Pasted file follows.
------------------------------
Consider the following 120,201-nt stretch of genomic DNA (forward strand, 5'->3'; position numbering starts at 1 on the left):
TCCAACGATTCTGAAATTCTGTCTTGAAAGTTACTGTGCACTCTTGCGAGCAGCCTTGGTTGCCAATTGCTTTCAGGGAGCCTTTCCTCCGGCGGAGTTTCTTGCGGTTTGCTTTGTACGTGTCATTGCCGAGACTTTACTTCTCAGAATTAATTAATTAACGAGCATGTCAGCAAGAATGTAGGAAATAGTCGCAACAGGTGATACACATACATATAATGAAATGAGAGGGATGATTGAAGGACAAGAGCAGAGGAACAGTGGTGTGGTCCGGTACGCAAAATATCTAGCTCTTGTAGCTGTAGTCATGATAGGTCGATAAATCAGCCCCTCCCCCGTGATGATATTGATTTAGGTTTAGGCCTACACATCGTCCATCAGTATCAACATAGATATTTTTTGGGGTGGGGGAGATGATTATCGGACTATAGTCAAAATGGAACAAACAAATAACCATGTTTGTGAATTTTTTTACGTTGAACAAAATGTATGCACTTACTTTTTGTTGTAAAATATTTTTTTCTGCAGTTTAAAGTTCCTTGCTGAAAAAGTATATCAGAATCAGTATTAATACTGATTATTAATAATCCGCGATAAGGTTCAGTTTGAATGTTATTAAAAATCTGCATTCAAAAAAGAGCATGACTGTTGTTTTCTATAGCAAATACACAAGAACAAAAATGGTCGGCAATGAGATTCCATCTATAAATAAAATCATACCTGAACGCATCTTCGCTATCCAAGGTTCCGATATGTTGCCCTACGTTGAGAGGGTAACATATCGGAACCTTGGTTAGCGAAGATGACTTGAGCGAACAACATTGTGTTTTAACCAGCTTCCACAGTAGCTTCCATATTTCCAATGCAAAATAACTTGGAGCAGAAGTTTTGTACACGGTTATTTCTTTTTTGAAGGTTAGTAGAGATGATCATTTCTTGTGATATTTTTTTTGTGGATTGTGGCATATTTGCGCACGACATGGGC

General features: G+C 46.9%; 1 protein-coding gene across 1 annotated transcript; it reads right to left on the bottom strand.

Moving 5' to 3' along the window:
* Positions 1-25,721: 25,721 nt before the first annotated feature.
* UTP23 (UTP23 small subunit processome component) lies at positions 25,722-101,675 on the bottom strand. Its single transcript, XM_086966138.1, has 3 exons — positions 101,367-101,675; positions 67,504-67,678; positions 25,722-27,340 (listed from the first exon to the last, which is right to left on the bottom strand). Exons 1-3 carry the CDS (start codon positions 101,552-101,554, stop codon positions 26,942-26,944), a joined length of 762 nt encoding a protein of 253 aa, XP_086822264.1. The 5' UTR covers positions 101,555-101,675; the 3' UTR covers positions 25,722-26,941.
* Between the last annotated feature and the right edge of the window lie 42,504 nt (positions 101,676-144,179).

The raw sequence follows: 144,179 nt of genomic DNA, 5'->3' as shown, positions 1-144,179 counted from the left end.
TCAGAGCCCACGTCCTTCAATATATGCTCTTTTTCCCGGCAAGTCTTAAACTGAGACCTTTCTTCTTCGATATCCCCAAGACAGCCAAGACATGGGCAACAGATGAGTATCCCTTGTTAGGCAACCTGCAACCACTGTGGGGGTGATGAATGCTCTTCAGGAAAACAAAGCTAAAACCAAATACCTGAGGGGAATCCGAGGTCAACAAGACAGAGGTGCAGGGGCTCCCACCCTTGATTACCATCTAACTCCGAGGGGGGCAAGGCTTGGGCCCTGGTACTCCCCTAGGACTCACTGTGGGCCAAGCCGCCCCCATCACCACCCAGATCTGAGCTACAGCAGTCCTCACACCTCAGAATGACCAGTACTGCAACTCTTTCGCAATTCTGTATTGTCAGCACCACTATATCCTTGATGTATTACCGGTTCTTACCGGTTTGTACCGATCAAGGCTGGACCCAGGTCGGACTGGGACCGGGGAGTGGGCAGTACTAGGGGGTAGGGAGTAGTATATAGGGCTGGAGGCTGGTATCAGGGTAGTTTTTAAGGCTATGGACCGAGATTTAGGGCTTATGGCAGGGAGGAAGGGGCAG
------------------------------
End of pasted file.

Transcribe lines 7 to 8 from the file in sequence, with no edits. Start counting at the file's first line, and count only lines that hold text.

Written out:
* Between the last annotated feature and the right edge of the window lie 42,504 nt (positions 101,676-144,179).

The raw sequence follows: 144,179 nt of genomic DNA, 5'->3' as shown, positions 1-144,179 counted from the left end.